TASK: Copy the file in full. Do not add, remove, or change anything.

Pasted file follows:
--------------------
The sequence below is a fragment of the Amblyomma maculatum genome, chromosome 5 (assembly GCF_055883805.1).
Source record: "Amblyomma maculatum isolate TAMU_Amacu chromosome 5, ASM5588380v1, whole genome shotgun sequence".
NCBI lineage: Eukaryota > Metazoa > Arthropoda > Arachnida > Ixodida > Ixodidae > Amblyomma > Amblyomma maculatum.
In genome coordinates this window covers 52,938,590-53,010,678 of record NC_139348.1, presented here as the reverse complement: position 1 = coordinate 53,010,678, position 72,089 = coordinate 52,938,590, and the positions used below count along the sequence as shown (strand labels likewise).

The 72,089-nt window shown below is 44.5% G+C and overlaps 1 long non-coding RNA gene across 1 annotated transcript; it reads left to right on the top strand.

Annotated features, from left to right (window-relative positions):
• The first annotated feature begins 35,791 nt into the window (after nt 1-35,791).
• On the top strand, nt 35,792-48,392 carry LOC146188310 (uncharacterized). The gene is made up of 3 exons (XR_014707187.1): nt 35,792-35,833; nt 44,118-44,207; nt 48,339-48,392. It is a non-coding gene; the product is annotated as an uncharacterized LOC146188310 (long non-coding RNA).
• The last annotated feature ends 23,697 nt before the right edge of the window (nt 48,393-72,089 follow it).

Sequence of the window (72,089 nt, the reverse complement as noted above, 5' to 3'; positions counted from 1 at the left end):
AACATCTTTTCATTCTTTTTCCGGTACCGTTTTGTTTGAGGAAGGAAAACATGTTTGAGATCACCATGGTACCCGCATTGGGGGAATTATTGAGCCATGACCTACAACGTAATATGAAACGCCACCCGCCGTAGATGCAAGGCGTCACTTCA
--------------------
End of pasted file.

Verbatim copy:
The sequence below is a fragment of the Amblyomma maculatum genome, chromosome 5 (assembly GCF_055883805.1).
Source record: "Amblyomma maculatum isolate TAMU_Amacu chromosome 5, ASM5588380v1, whole genome shotgun sequence".
NCBI lineage: Eukaryota > Metazoa > Arthropoda > Arachnida > Ixodida > Ixodidae > Amblyomma > Amblyomma maculatum.
In genome coordinates this window covers 52,938,590-53,010,678 of record NC_139348.1, presented here as the reverse complement: position 1 = coordinate 53,010,678, position 72,089 = coordinate 52,938,590, and the positions used below count along the sequence as shown (strand labels likewise).

The 72,089-nt window shown below is 44.5% G+C and overlaps 1 long non-coding RNA gene across 1 annotated transcript; it reads left to right on the top strand.

Annotated features, from left to right (window-relative positions):
• The first annotated feature begins 35,791 nt into the window (after nt 1-35,791).
• On the top strand, nt 35,792-48,392 carry LOC146188310 (uncharacterized). The gene is made up of 3 exons (XR_014707187.1): nt 35,792-35,833; nt 44,118-44,207; nt 48,339-48,392. It is a non-coding gene; the product is annotated as an uncharacterized LOC146188310 (long non-coding RNA).
• The last annotated feature ends 23,697 nt before the right edge of the window (nt 48,393-72,089 follow it).

Sequence of the window (72,089 nt, the reverse complement as noted above, 5' to 3'; positions counted from 1 at the left end):
AACATCTTTTCATTCTTTTTCCGGTACCGTTTTGTTTGAGGAAGGAAAACATGTTTGAGATCACCATGGTACCCGCATTGGGGGAATTATTGAGCCATGACCTACAACGTAATATGAAACGCCACCCGCCGTAGATGCAAGGCGTCACTTCA